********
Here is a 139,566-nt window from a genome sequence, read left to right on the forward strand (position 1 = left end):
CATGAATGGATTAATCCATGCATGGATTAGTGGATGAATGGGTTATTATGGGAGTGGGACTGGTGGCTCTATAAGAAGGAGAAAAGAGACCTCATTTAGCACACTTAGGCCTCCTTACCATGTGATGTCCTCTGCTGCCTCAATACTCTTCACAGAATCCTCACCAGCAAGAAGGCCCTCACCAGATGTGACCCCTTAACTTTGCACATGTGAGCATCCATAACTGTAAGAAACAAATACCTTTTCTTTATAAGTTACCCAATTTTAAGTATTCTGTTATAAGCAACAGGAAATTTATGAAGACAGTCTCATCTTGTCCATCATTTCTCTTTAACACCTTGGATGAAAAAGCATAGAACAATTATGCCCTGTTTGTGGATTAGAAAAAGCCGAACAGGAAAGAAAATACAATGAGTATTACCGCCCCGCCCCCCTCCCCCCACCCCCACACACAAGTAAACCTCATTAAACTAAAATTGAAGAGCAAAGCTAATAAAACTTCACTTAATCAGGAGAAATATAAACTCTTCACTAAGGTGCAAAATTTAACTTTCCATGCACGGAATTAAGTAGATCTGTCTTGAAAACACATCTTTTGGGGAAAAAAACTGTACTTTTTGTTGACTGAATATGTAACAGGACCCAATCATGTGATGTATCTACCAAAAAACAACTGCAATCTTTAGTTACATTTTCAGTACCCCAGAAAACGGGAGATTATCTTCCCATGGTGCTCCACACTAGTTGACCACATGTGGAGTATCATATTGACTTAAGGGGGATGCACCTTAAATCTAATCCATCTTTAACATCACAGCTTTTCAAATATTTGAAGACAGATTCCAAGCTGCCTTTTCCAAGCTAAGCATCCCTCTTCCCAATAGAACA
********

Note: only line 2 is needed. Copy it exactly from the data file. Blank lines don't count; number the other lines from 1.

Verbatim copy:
CATGAATGGATTAATCCATGCATGGATTAGTGGATGAATGGGTTATTATGGGAGTGGGACTGGTGGCTCTATAAGAAGGAGAAAAGAGACCTCATTTAGCACACTTAGGCCTCCTTACCATGTGATGTCCTCTGCTGCCTCAATACTCTTCACAGAATCCTCACCAGCAAGAAGGCCCTCACCAGATGTGACCCCTTAACTTTGCACATGTGAGCATCCATAACTGTAAGAAACAAATACCTTTTCTTTATAAGTTACCCAATTTTAAGTATTCTGTTATAAGCAACAGGAAATTTATGAAGACAGTCTCATCTTGTCCATCATTTCTCTTTAACACCTTGGATGAAAAAGCATAGAACAATTATGCCCTGTTTGTGGATTAGAAAAAGCCGAACAGGAAAGAAAATACAATGAGTATTACCGCCCCGCCCCCCTCCCCCCACCCCCACACACAAGTAAACCTCATTAAACTAAAATTGAAGAGCAAAGCTAATAAAACTTCACTTAATCAGGAGAAATATAAACTCTTCACTAAGGTGCAAAATTTAACTTTCCATGCACGGAATTAAGTAGATCTGTCTTGAAAACACATCTTTTGGGGAAAAAAACTGTACTTTTTGTTGACTGAATATGTAACAGGACCCAATCATGTGATGTATCTACCAAAAAACAACTGCAATCTTTAGTTACATTTTCAGTACCCCAGAAAACGGGAGATTATCTTCCCATGGTGCTCCACACTAGTTGACCACATGTGGAGTATCATATTGACTTAAGGGGGATGCACCTTAAATCTAATCCATCTTTAACATCACAGCTTTTCAAATATTTGAAGACAGATTCCAAGCTGCCTTTTCCAAGCTAAGCATCCCTCTTCCCAATAGAACA